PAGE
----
I think the Cavaliers have done what LeBron asked. Kyle Korver, Andrew Bogut and Deron Williams make them a better team. But the sneaky great move was by Houston. They have added Lou Williams to what was already an offensive powerhouse. You know he will win them a playoff game or two.

A Few Thoughts 02/21/17

Jesse D. Garrabrant/NBAE via Getty Images

Jesse D. Garrabrant/NBAE via Getty Images

I don’t want to sound too “Get-Off-My-Lawnish,” but the simple fact is I thought the NBA All-Star Game was garbage. 192-182? Anthony Davis breaking Wilt’s scoring record with 18 unmolested dunks? Eight free throw attempts ? Steph Curry lying down covering his head? No thanks.
Looks like there are three kinds of people in the world. There are those who think that this game is exactly what a 2017 NBA All-Star Game should be. There are those who don’t care about any All-Star Games, and therefore don’t care what they do. And there are those who love the game of basketball and would prefer to see the best players engage in at least semi-serious competition. Guess which group I identify with?
Let’s establish something. These NBA All-Stars can all dunk. I get it. But after a while it becomes a case of once you’ve seen one guy throw the ball off the backboard so the other guy can dunk it, you get the point. It gets old in a hurry. And this ludicrous exercise Sunday night consisted almost exclusively of matching dunks, interspersed with three-pointers. It was a neither “entertaining ”nor “fun,” at least not to my way of thinking.   Look, I am on record as saying that past All-Star Games weren’t always great shows. But many of them were, and I was gratified when I instructed people to seek out as an example of what I was talking about the 1987 game in Seattle, and many did just that. Hey, it wasn’t a defensive clinic, either, with the West beating the East, 154-149 in OT. But it was legitimate basketball competition featuring the likes of Kareem, Magic, Larry, Michael, Moses, Doctor J, Isiah, Hakeem and many other greats and you could see the pride manifested in their performance. It was a truly great show. We could have that now if this crop hadn’t decided they’d rather make the game into an extension of the Dunk and Three-Point Contests, and nothing else. What fascinates me is that people actually pay money to see it. I had to watch it because I knew we’d be discussing it Monday on “Around The Horn,” but I couldn’t wait until it was over so I could turn out the lights and go to bed.

Kelley L Cox-USA TODAY Sports

Kelley L Cox-USA TODAY Sports

But the All Star Game didn’t turn out to be the big topic of Monday conversation. Nope, the name on everyone’s lips was Boogie Cousins. Hey, what with all the endless chatter over the past year about what the Kings might wind up doing with their controversial Big, whoever thought he’d wind up playing alongside the Unibrow himself? No one saw that coming. And it turns out that I was wasting my time dreaming about him her becoming a Boston Celtic. The Celtics have made it clear they never had any interest in him. Anyway, this is the most intriguing big man partnership since the marriage of an aging David Robinson and a young Tim Duncan in San Antonio at the end of the 20th century. This  time we are talking about 26-year old Cousins and an Anthony Davis who turns 24 on March 11. We’ll see how long they remain teammates, but in the short run I can’t wait to see it because each man is an inside-outside threat who is at least an adequate passer. I’d say rim protection should not be an issue in New Orleans for the tine being. as to how far they can go, the ceiling may not be too high for this season since if they wind up as the number 8 team they would be facing Golden State in the first round. And they still have to ratchet things up just to make the post-season. As for the Kings, fast approaching the 66th anniversary of the franchise’s one-and-only title (surely you are up on the 1951 Rochester Royals), the Kings are the Kings are the Kings, if you know what I mean.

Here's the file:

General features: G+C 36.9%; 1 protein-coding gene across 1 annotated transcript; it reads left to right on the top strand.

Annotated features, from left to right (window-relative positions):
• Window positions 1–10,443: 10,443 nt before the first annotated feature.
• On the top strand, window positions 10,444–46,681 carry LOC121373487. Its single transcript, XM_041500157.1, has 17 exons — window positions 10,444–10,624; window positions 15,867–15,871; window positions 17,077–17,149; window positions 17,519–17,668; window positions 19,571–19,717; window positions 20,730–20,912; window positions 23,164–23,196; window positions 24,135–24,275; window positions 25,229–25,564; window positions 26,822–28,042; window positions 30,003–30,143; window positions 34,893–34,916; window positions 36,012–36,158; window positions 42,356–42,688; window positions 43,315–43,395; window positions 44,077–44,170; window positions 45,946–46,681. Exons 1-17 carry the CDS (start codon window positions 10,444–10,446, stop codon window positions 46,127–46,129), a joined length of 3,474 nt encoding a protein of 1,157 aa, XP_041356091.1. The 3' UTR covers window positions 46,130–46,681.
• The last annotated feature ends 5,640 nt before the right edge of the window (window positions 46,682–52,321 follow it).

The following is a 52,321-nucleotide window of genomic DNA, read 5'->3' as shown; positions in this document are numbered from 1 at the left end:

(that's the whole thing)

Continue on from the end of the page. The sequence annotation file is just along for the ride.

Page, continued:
As for the Celtics, based on no inside information whatsoever, I am predicting that when the trade deadline expires this coming Thursday Danny Ainge will still have that Nets 2017 number one pick. But if he does move it for Jimmy Butler, and everyone in the office is tied up, I’d be willing to pick him up at the airport.

Mr. LaVar Ball isn’t exactly shy, is he? Too bad he doesn’t understand that publicly proclaiming that  his son Lonzo is already better than Steph Curry is placing way too much pressure on the young man.  Lonzo says that’s just his dad being his dad and it’s OK, but he’ll see. The kid is fun to watch, though.